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Dutch political websites hit by cyber attacks as EU voting starts


3 min read
Dutch political websites hit by cyber attacks as EU voting starts

This post is also available in Nederlands.

The 2024 European Parliament election started in the Netherlands today, June 6, 2024, and will continue through June 9 in the other 26 countries that are part of the European Union. Cloudflare observed DDoS attacks targeting multiple election or politically-related Internet properties on election day in the Netherlands, as well as the preceding day.

These elections are highly anticipated. It’s also the first European election without the UK after Brexit.

According to news reports, several websites of political parties in the Netherlands suffered cyberattacks on Thursday, with a pro-Russian hacker group called HackNeT claiming responsibility.

On June 5 and 6, 2024, Cloudflare systems automatically detected and mitigated DDoS attacks that targeted at least three politically-related Dutch websites. Significant attack activity targeted two of them, and is described below.

A DDoS attack, short for Distributed Denial of Service attack, is a type of cyber attack that aims to take down or disrupt Internet services such as websites or mobile apps and make them unavailable for users. DDoS attacks are usually done by flooding the victim's server with more traffic than it can handle. To learn more about DDoS attacks and other types of attacks, visit our Learning Center.

Attackers typically use DDoS attacks but also exploit other vulnerabilities and types of attacks simultaneously.

Daily DDoS mitigations on June 5 reached over 1 billion HTTP requests in the Netherlands, most of which targeted two election or political party websites. The attack continued on June 6. Attacks on one website peaked on June 5 at 14:00 UTC (16:00 local time) with 115 million requests per hour, with the attack lasting around four hours. Attacks on another politically-related website peaked at the same time at 65 million requests per hour.

On June 6, the first politically-related site with the highest peak on June 5 referenced above was attacked again for several hours. The main attack peak occurred at 11:00 UTC (13:00 local time), with 44 million requests per hour.

The main June 5 DDoS attack on one of the websites peaked at 14:13 UTC (16:13 local time), reaching 73,000 requests per second (rps) in an attack that lasted for a few hours. This attack is illustrated by the blue line in the graph below, which shows that it ramped slowly over the first half of the day, and then appeared to abruptly stop at 18:06. And on June 6, the main attack on the second website peaked at 11:01 UTC (13:01 local time) with 52,000 rps.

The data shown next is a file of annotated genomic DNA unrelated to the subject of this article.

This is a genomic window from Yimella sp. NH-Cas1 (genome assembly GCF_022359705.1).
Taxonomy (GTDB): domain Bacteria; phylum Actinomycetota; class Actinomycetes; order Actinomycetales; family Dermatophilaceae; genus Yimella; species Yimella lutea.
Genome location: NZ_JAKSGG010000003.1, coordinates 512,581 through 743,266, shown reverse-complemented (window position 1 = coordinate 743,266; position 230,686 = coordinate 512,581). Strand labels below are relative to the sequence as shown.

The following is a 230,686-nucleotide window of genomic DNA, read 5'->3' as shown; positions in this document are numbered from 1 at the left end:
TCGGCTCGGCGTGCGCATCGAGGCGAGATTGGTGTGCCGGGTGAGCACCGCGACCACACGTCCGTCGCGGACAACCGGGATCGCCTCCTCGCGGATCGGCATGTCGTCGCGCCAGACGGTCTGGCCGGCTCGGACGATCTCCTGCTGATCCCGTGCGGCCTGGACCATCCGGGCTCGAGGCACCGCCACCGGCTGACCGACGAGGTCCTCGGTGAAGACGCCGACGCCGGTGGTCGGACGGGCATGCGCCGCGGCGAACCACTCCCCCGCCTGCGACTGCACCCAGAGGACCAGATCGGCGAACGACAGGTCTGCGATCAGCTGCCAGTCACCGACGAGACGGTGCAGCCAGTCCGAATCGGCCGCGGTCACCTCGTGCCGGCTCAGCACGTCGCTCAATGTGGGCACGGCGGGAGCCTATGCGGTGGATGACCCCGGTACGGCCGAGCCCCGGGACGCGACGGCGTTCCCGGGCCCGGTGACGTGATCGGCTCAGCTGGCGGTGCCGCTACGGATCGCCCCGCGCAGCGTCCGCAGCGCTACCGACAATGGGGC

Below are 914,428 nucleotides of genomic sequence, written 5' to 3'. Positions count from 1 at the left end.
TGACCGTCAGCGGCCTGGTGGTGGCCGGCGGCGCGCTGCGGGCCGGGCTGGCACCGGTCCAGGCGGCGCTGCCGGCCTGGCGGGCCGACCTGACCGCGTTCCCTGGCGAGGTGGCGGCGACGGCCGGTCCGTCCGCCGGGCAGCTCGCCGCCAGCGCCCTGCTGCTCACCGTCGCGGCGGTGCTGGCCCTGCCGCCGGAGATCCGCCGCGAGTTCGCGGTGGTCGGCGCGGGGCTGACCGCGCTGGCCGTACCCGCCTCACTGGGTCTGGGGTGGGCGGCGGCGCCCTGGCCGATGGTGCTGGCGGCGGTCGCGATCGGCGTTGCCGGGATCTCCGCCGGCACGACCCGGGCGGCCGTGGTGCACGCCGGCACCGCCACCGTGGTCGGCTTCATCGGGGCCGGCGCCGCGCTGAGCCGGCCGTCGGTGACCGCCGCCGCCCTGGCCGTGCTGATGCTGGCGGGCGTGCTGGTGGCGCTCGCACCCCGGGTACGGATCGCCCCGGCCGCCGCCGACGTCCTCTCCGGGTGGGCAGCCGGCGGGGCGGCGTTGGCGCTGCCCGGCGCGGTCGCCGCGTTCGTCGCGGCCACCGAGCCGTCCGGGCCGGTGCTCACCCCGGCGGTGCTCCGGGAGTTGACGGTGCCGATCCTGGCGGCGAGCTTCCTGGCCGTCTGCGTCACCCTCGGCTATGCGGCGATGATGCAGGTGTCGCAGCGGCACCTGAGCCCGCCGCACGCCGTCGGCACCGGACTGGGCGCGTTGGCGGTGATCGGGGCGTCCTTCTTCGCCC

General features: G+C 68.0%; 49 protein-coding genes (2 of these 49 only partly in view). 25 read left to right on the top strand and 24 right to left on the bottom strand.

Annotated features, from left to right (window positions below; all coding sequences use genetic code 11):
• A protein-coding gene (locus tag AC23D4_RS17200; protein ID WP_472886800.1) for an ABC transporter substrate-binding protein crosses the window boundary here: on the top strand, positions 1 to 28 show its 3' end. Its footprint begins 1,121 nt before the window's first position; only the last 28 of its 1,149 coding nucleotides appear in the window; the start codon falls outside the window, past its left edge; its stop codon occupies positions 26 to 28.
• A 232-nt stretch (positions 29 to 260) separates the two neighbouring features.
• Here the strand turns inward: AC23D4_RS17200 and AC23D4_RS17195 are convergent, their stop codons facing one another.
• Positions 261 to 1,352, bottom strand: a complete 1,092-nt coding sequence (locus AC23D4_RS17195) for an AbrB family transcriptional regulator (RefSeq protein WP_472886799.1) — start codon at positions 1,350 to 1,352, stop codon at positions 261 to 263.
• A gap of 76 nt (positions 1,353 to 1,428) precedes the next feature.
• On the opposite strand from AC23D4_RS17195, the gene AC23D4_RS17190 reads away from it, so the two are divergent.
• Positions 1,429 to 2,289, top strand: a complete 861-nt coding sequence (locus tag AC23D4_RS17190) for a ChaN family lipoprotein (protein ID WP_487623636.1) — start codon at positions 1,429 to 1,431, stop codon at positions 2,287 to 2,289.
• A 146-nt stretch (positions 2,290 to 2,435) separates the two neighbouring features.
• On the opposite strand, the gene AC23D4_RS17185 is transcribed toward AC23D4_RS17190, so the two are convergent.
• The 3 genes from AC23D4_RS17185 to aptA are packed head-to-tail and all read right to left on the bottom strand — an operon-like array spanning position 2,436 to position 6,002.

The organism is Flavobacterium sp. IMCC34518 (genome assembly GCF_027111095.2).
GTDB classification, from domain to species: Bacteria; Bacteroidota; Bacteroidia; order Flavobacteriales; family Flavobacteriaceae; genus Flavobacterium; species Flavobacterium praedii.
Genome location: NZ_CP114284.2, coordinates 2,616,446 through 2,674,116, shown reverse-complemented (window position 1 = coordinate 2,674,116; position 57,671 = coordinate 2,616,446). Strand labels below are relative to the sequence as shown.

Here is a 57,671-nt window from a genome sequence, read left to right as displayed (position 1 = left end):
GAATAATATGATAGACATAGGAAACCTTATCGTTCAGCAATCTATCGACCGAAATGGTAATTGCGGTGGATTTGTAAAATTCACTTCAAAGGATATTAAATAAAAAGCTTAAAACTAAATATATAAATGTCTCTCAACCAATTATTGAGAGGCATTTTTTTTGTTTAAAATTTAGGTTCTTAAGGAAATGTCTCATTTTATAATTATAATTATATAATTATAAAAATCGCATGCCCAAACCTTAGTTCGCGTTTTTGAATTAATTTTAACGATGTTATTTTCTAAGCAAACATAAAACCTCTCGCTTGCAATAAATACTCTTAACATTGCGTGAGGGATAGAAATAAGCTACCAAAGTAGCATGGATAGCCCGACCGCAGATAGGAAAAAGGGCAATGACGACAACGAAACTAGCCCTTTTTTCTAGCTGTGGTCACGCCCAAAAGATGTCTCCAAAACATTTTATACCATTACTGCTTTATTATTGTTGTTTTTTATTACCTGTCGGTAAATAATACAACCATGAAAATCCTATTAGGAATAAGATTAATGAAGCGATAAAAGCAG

Geopolitical motivations

Elections, geopolitical changes, and disputes also impact the online world and cyberattacks. Our DDoS threat report for Q1 2024 gives a few recent examples. One notable case was the 466% surge in DDoS attacks on Sweden after its acceptance into the NATO alliance, mirroring the pattern observed during Finland’s NATO accession in 2023.

As we’ve seen in recent years, real-world conflicts, disputed and highly anticipated elections, and wars are always accompanied by cyberattacks. We reported (1, 2) on an increase in cyberattacks following the start of the Israel-Hamas war on October 7, 2023. We’ve put together a list of recommendations to optimize your defenses against DDoS attacks, and you can also follow our step-by-step wizards to secure your applications and prevent DDoS attacks.

If you want to follow more trends and insights about the Internet and elections in particular, you can check Cloudflare Radar, and more specifically our new 2024 Elections Insights report, that we’re keeping up to date as national elections take place throughout the year.

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AttacksDDoSPoliticsElection SecurityEuropeEuropean UnionCloudflare RadarTrendsElections

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João Tomé|@emot

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